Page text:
The Louisville Jazz Society is among the sponsors of the Highlands‑Douglass Big Rock Jazz Fest, which takes place on Sunday, October 7 from 1 to 5 p.m., at the Big Rock area of Cherokee Park. Roland Vazquez and his Quintet will headline, following performances by the University of Louisville and Bellarmine University Jazz Ensembles. Vazquez previously performed here in November 2003 at PASIC (Percussive Arts Society International Convention) in November, 2003 and a few months later at the Jazz Factory. For an interview I did with Vazquez, which will provide more information on his approach to composing and playing, see my February 2004 column: www.louisvillemusicnews.net/lmn/issues/2004/2004February/jazzinfeb04.html.
As mentioned here last month, Pat Metheny returns to Louisville for the first time in at least a decade, on November 5, heading a trio featuring bassist Christian McBride and drummer Antonio Sanchez. The performance will be at the Brown Theatre, with tickets available through the Kentucky Center Box Office. Louisvillians are fortunate to have a chance to Metheny in a trio setting and if there is any justice, this should be a sellout. In a recent interview, Metheny commented on how this trio has now played many performances around the world and has developed its own repertoire which borrows from the Pat Metheny Group canon but also adds many numbers written especially for this lineup. Fans of not just Metheny, but of jazz guitar, should not miss this special show.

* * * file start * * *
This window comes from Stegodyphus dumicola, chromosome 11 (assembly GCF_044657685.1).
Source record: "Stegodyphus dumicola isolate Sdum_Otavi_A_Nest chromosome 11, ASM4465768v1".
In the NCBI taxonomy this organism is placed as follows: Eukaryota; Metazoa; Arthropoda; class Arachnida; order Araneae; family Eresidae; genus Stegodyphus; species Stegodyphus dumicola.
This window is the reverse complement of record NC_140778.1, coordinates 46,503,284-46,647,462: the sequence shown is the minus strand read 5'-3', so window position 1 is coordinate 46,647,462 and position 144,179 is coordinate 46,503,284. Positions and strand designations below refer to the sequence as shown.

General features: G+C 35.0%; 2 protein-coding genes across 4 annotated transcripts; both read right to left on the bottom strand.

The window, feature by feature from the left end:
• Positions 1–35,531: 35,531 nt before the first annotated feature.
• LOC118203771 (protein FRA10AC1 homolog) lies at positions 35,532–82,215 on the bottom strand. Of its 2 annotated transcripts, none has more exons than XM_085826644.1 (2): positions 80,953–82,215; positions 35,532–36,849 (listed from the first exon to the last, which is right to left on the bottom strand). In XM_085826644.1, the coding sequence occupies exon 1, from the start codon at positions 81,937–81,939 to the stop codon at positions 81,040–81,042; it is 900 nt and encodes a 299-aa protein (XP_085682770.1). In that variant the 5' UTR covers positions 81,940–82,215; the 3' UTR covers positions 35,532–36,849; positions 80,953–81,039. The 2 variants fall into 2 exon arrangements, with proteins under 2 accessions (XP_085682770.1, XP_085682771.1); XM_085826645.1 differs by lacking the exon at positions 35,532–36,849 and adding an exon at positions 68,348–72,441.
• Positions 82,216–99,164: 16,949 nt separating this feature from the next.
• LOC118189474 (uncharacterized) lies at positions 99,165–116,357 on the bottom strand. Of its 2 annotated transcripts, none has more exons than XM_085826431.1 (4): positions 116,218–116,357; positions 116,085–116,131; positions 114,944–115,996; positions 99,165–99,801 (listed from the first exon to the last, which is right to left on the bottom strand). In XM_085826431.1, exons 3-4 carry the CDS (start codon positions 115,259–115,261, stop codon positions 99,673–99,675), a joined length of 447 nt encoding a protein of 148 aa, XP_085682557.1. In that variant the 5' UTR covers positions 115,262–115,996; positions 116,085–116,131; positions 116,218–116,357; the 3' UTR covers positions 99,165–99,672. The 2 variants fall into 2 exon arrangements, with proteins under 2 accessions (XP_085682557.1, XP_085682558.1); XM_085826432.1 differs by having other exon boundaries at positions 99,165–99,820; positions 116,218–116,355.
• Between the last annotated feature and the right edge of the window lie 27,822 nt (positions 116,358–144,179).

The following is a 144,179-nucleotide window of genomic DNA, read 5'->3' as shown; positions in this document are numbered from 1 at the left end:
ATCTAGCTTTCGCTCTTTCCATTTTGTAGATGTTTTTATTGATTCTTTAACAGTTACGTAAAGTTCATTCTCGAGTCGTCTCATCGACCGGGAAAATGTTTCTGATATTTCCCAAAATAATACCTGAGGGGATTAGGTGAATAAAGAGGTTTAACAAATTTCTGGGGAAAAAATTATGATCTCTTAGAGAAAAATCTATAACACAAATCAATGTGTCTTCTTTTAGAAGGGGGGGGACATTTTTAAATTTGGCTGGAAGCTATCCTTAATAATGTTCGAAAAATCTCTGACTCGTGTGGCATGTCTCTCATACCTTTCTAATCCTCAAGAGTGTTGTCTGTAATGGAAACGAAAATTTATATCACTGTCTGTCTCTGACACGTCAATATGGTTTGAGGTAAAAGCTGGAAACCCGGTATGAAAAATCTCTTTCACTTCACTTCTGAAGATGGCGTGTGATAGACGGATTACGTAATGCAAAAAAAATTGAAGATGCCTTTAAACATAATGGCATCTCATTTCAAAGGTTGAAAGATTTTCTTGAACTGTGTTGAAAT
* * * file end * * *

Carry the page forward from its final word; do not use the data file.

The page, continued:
If anyone deserves the title "living legend" in the jazz world, it is surely Dave Brubeck. Now approaching his 87th birthday, he returns to Louisville for one performance only, on Saturday, November 10 at 8 p.m. at Memorial Auditorium. The Dave Brubeck Quartet played two amazing concerts here in 2003; for my review of those performances, surf to www.louisvillemusicnews.net/lmn/issues/2003/2003April/davebrubeckgivesfourhoursw97.php. Brubeck's group featured then and will again feature on this tour, saxophonist Bobby Militello, drummer Randy Jones and bassist Michael Moore. For more information on this concert, go to: www.jazz.louisville.edu or call the University of Louisville at 502-852‑6907. This is a concert not to be missed!
Indian Summer (Telarc CD‑83670) is Dave Brubeck's new solo CD. On it, Brubeck performs a touching repertoire of originals and standards, including "Sweet Lorraine" and "Memories of You." In addition, he is among the luminaries in the second series of Jazz Icons DVDs just released, with two concerts from 1964 and 1966 featuring the classic Quartet with saxophonist Paul Desmond, bassist Eugene "Senator" Wright and drummer Joe Morello. According to a press release from his label, Brubeck was officially designated a Living Legend of Jazz at a ceremony at the Kennedy Center in March; on July 12, he was presented with the Lifetime Achievement Award at the BBC Jazz Awards; and he and his wife, Iola, celebrated their 65th wedding anniversary on September 21.
The Jazz Factory (815 W. Market St. in The Glassworks, 502-992‑3242) always has a complete and updated schedule, with more details, at the website: www.jazzfactory.us. Highlights (my listing is subjective and omission of an act is due to space and time limitations, not quality judgments) include Friday, October 5: Eric Person and Meta‑Four; Saturday October 20: New Orleans' great modern jazz quartet Astral Project; and Saturday November 3: the timeless master of jazz and blues, Mose Allison (two shows).